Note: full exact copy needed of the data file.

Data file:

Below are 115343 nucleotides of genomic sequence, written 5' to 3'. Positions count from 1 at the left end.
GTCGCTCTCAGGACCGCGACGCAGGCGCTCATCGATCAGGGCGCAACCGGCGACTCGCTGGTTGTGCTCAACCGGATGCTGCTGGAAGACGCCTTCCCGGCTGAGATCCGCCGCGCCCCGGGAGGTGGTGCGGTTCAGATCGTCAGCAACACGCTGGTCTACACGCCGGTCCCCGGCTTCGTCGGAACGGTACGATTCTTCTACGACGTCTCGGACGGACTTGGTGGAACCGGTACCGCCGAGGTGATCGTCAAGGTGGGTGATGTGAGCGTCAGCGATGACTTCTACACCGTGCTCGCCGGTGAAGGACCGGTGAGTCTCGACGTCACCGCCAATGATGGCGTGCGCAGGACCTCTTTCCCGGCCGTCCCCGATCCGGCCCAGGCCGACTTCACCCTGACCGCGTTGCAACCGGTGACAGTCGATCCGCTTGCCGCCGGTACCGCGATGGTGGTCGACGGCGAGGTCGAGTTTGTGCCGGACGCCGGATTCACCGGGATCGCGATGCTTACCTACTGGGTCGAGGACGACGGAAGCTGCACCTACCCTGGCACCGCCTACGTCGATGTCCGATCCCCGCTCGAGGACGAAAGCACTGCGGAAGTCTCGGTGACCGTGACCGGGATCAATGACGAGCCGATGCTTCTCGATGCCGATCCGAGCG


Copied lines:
Below are 115343 nucleotides of genomic sequence, written 5' to 3'. Positions count from 1 at the left end.
GTCGCTCTCAGGACCGCGACGCAGGCGCTCATCGATCAGGGCGCAACCGGCGACTCGCTGGTTGTGCTCAACCGGATGCTGCTGGAAGACGCCTTCCCGGCTGAGATCCGCCGCGCCCCGGGAGGTGGTGCGGTTCAGATCGTCAGCAACACGCTGGTCTACACGCCGGTCCCCGGCTTCGTCGGAACGGTACGATTCTTCTACGACGTCTCGGACGGACTTGGTGGAACCGGTACCGCCGAGGTGATCGTCAAGGTGGGTGATGTGAGCGTCAGCGATGACTTCTACACCGTGCTCGCCGGTGAAGGACCGGTGAGTCTCGACGTCACCGCCAATGATGGCGTGCGCAGGACCTCTTTCCCGGCCGTCCCCGATCCGGCCCAGGCCGACTTCACCCTGACCGCGTTGCAACCGGTGACAGTCGATCCGCTTGCCGCCGGTACCGCGATGGTGGTCGACGGCGAGGTCGAGTTTGTGCCGGACGCCGGATTCACCGGGATCGCGATGCTTACCTACTGGGTCGAGGACGACGGAAGCTGCACCTACCCTGGCACCGCCTACGTCGATGTCCGATCCCCGCTCGAGGACGAAAGCACTGCGGAAGTCTCGGTGACCGTGACCGGGATCAATGACGAGCCGATGCTTCTCGATGCCGATCCGAGCG